Haynes says her mother threatened to throw her out of the house when she told her she was gay. "Over time she came to accept me," says Haynes, who says she has also been harassed at school because of her sexual orientation.

"Guys will try to grab me," she says. "They're more powerful, I feel intimidated by them."

Despite the harassment, Haynes helped start City College's Gay/Straight Association. She says that when it comes to her sexuality she operates under a Clinton-esque policy: "If you don't ask, I won't tell."

For Dunbar High School junior Troy White, 16, being gay is important--but so is his role as junior class president and math and science tutor.

"I'm smart at school and kids need my help," says White, who came out at 13 and aspires to be an emergency-room physician. "At school you hear from all the girls 'Oh, you're too cute to be gay.'"

He says he's had to literally fight to protect his identity. "With guys at school it's all about them knowing that you're not a punk," adds White, who says he's been beat up by gang members twice in his neighborhood. "I'm still a boy, even though they know I'm gay."

Davies says some of the toughest battles gay teenagers have to fight happen not in school but at home with parents and relatives. She notes that many inner-city teens--gay and straight--"just get passed down from relative to relative." And when the relative finds out that the teen is gay and turns him or her out of the house, that kid's safety net can disappear. Even among those who are allowed to stay at home, life can be unbearable when parents won't acknowledge their sexual identity.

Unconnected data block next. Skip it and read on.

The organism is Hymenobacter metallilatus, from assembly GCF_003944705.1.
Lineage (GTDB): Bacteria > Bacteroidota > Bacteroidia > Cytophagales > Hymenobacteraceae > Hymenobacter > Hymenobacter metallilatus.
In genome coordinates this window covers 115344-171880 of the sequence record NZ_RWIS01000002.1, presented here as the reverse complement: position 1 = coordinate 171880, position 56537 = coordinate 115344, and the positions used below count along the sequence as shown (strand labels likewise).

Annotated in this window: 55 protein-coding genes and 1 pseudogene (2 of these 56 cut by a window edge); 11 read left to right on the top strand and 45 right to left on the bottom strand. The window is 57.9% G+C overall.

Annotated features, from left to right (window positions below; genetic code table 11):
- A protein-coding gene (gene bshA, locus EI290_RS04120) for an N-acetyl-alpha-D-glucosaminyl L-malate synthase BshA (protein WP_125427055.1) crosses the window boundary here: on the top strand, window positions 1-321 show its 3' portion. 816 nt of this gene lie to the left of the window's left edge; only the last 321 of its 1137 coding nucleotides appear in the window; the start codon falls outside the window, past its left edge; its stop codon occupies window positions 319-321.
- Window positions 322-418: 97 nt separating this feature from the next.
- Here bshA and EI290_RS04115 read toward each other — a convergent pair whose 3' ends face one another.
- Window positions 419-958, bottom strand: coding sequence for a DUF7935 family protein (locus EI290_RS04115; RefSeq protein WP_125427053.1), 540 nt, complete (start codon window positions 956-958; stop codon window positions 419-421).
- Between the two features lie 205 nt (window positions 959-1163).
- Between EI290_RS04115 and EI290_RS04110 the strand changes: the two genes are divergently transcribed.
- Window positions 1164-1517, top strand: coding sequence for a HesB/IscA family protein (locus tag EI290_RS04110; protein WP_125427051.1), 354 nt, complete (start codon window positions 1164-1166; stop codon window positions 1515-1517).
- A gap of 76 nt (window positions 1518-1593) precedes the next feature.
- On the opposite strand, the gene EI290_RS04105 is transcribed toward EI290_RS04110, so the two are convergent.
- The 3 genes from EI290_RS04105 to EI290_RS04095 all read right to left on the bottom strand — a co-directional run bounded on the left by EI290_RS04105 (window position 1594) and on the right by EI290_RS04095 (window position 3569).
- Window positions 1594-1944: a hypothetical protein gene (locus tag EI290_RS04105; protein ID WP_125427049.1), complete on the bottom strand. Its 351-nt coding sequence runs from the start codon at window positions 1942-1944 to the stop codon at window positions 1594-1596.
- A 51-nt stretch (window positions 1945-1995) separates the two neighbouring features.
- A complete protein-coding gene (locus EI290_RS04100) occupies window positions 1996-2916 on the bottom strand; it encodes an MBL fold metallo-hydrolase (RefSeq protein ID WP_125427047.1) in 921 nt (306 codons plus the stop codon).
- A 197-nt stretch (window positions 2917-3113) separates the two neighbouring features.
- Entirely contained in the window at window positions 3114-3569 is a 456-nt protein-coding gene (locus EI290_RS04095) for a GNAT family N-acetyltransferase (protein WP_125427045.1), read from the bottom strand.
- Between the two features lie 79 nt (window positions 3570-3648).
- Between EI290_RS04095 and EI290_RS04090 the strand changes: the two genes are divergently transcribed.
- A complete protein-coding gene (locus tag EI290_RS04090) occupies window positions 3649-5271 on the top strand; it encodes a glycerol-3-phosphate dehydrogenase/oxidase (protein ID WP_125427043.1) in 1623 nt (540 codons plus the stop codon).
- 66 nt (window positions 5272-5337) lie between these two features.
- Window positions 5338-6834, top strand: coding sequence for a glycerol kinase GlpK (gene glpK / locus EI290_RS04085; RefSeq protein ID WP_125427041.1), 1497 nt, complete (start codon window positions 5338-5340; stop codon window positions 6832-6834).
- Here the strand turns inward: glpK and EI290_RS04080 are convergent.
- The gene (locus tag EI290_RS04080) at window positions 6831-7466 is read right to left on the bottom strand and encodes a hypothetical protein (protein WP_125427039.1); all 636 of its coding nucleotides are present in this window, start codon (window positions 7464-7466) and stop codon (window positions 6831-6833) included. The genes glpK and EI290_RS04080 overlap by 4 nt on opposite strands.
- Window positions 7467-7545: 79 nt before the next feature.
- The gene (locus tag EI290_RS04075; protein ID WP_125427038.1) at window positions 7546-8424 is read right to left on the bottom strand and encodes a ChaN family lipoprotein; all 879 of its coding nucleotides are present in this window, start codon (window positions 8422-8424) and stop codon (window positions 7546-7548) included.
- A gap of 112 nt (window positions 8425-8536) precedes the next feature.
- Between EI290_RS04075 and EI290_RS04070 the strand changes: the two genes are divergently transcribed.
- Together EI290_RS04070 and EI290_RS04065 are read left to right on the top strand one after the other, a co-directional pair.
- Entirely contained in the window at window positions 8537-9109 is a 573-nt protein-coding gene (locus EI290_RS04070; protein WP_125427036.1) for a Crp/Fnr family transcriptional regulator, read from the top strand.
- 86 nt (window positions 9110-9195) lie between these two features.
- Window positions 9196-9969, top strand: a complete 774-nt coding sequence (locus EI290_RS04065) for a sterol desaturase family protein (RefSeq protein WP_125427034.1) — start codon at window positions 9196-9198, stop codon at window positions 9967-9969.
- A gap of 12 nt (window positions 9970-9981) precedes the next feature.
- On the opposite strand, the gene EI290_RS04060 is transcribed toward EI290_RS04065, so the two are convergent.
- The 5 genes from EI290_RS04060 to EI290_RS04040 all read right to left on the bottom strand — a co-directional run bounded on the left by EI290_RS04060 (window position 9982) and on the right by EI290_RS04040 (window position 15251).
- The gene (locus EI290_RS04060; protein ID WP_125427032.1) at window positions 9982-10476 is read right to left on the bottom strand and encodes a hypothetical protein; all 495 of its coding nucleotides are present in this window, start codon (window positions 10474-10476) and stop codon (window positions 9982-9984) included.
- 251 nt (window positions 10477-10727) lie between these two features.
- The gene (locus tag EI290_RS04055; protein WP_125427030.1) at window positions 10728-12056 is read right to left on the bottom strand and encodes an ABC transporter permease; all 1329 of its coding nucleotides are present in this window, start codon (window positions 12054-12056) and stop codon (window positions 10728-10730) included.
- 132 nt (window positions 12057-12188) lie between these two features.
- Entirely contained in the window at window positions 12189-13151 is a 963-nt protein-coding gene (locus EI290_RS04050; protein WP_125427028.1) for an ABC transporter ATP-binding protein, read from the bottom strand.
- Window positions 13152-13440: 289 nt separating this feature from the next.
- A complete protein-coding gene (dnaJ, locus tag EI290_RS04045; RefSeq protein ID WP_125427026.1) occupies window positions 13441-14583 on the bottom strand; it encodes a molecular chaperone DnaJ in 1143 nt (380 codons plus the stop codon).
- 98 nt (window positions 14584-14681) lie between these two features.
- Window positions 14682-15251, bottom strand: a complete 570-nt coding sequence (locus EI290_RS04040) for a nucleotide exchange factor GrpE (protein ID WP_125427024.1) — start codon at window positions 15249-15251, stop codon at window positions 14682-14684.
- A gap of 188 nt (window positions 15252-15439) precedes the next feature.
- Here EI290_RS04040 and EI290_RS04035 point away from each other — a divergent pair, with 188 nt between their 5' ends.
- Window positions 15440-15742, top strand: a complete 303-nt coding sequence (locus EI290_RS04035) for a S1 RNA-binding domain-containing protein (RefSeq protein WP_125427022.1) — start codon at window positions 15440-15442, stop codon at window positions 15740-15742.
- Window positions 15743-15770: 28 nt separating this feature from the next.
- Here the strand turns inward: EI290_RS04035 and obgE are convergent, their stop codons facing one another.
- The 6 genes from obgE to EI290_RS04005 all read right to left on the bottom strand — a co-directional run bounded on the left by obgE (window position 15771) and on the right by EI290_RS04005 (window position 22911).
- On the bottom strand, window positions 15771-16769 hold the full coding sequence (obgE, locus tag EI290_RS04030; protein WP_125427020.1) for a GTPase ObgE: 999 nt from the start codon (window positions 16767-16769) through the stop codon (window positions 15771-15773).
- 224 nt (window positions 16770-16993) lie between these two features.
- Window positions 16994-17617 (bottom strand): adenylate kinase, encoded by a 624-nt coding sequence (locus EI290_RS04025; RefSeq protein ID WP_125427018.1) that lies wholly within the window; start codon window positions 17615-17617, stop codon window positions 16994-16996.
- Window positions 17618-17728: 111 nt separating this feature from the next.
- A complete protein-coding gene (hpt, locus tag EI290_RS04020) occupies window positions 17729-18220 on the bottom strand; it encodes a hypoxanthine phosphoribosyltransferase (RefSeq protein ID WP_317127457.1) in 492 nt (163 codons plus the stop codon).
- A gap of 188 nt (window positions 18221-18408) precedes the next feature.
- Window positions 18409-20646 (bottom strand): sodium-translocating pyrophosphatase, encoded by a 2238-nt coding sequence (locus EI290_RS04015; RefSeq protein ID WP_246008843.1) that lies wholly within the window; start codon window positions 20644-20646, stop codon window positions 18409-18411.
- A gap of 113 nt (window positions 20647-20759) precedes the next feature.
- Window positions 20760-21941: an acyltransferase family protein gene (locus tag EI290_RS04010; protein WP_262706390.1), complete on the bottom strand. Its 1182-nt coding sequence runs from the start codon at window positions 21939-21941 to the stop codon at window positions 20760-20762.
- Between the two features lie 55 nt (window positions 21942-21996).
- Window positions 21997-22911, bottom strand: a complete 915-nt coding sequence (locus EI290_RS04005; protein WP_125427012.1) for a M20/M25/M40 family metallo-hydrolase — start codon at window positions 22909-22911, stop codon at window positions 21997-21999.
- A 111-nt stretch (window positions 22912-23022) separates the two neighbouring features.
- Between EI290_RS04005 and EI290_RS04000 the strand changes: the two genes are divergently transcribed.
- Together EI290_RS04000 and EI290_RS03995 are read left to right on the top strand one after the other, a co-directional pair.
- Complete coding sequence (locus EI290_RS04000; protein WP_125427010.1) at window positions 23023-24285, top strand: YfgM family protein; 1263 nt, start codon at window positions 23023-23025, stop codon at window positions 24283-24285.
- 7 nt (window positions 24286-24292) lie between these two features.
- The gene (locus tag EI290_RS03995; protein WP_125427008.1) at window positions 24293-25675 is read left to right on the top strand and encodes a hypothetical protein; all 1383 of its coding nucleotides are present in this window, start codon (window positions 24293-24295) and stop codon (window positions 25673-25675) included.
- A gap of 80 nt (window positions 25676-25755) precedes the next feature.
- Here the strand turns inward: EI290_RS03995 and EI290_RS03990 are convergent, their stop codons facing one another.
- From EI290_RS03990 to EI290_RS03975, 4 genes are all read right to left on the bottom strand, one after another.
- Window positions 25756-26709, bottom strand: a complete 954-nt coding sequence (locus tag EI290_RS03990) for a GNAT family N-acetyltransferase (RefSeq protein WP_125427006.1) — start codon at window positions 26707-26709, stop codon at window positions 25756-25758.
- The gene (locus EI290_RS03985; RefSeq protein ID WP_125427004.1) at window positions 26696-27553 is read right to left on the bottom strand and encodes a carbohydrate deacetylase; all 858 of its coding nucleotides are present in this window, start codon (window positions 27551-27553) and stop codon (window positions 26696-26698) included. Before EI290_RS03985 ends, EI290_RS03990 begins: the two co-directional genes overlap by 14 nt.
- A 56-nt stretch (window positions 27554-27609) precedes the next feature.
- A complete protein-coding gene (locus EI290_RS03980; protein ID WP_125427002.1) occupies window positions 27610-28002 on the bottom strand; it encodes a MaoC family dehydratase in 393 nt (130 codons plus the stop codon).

During a recent Living Proof rehearsal, Shawn (not his real name) a rangy 16-year-old with braces, fiddles nervously with a rubber band as he talks about his struggles as a gay teen. Slumped into a chair and speaking just above a whisper, Shawn says that his mother won't let him perform with Davies' troupe because she "doesn't want me to label myself as a homosexual at school at an early age." Davies says that many teens, especially those who come from religious families, face similar dilemmas and are ostracized not only by their families, but also by their faith communities.

"My family wanted me to stay in school, but I couldn't deal with going to school and coming out at the same time," says Robert Silver, 16, who attended Dunbar High School and is now completing his GED.

What's the hardest part of being a gay teen? "Everything," Silver sighs. "It's depressing because you have to fight to prove you are like this." Silver says that participating in Living Proof has given him a safe haven where he can feel secure about himself.

Members of the Living Proof troupe say one of the messages they hope to convey is that, although being gay is an important part of who they are, it doesn't completely define their identities.

"Even though I'm gay, I'm still the same person I used to be," White says. Adds troupe member Ebony Jones, 18, "The toughest part about being gay is that people are always trying to change you. People are constantly saying it's just a phase."

Pendulum Diaries Production's Living Proof troupe performs at Theatre Project June 13-15, at 8 p.m. For tickets or more information, call (410) 752-8558 or visit www.theatreproject.org.